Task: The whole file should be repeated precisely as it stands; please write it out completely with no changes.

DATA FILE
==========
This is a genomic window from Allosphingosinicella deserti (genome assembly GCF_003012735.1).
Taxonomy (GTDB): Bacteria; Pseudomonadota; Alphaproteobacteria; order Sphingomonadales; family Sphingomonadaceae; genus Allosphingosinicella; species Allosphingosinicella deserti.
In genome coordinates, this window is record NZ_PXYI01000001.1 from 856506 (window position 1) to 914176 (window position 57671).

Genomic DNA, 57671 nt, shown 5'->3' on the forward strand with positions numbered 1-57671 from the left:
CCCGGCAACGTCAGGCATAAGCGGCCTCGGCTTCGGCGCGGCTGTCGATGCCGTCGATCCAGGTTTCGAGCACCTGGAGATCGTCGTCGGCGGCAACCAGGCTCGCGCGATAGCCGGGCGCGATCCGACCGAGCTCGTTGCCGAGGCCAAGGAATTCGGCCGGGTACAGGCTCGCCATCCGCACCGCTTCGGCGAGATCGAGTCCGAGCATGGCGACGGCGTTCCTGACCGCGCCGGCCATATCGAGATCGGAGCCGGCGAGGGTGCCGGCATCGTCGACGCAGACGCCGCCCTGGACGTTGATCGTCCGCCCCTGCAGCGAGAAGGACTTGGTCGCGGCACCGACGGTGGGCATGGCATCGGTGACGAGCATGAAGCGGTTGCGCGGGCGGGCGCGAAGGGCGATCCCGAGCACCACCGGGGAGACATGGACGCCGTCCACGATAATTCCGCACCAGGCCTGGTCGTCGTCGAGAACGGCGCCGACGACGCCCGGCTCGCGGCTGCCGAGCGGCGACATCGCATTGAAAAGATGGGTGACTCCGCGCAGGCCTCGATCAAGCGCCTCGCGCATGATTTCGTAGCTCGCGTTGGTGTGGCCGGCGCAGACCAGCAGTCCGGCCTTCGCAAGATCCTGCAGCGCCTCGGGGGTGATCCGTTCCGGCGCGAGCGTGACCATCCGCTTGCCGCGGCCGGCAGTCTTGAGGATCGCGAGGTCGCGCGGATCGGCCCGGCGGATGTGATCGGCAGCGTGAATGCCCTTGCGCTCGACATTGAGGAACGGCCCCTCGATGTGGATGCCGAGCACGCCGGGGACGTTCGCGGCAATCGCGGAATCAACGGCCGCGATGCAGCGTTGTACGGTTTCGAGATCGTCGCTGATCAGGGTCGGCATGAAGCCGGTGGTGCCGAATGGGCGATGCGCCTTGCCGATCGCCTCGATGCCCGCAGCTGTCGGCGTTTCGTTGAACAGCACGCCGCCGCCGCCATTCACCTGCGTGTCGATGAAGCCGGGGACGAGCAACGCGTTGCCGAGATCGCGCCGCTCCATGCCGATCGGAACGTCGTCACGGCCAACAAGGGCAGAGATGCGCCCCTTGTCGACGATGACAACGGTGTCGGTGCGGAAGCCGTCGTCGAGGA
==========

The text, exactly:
This is a genomic window from Allosphingosinicella deserti (genome assembly GCF_003012735.1).
Taxonomy (GTDB): Bacteria; Pseudomonadota; Alphaproteobacteria; order Sphingomonadales; family Sphingomonadaceae; genus Allosphingosinicella; species Allosphingosinicella deserti.
In genome coordinates, this window is record NZ_PXYI01000001.1 from 856506 (window position 1) to 914176 (window position 57671).

Genomic DNA, 57671 nt, shown 5'->3' on the forward strand with positions numbered 1-57671 from the left:
CCCGGCAACGTCAGGCATAAGCGGCCTCGGCTTCGGCGCGGCTGTCGATGCCGTCGATCCAGGTTTCGAGCACCTGGAGATCGTCGTCGGCGGCAACCAGGCTCGCGCGATAGCCGGGCGCGATCCGACCGAGCTCGTTGCCGAGGCCAAGGAATTCGGCCGGGTACAGGCTCGCCATCCGCACCGCTTCGGCGAGATCGAGTCCGAGCATGGCGACGGCGTTCCTGACCGCGCCGGCCATATCGAGATCGGAGCCGGCGAGGGTGCCGGCATCGTCGACGCAGACGCCGCCCTGGACGTTGATCGTCCGCCCCTGCAGCGAGAAGGACTTGGTCGCGGCACCGACGGTGGGCATGGCATCGGTGACGAGCATGAAGCGGTTGCGCGGGCGGGCGCGAAGGGCGATCCCGAGCACCACCGGGGAGACATGGACGCCGTCCACGATAATTCCGCACCAGGCCTGGTCGTCGTCGAGAACGGCGCCGACGACGCCCGGCTCGCGGCTGCCGAGCGGCGACATCGCATTGAAAAGATGGGTGACTCCGCGCAGGCCTCGATCAAGCGCCTCGCGCATGATTTCGTAGCTCGCGTTGGTGTGGCCGGCGCAGACCAGCAGTCCGGCCTTCGCAAGATCCTGCAGCGCCTCGGGGGTGATCCGTTCCGGCGCGAGCGTGACCATCCGCTTGCCGCGGCCGGCAGTCTTGAGGATCGCGAGGTCGCGCGGATCGGCCCGGCGGATGTGATCGGCAGCGTGAATGCCCTTGCGCTCGACATTGAGGAACGGCCCCTCGATGTGGATGCCGAGCACGCCGGGGACGTTCGCGGCAATCGCGGAATCAACGGCCGCGATGCAGCGTTGTACGGTTTCGAGATCGTCGCTGATCAGGGTCGGCATGAAGCCGGTGGTGCCGAATGGGCGATGCGCCTTGCCGATCGCCTCGATGCCCGCAGCTGTCGGCGTTTCGTTGAACAGCACGCCGCCGCCGCCATTCACCTGCGTGTCGATGAAGCCGGGGACGAGCAACGCGTTGCCGAGATCGCGCCGCTCCATGCCGATCGGAACGTCGTCACGGCCAACAAGGGCAGAGATGCGCCCCTTGTCGACGATGACAACGGTGTCGGTGCGGAAGCCGTCGTCGAGGA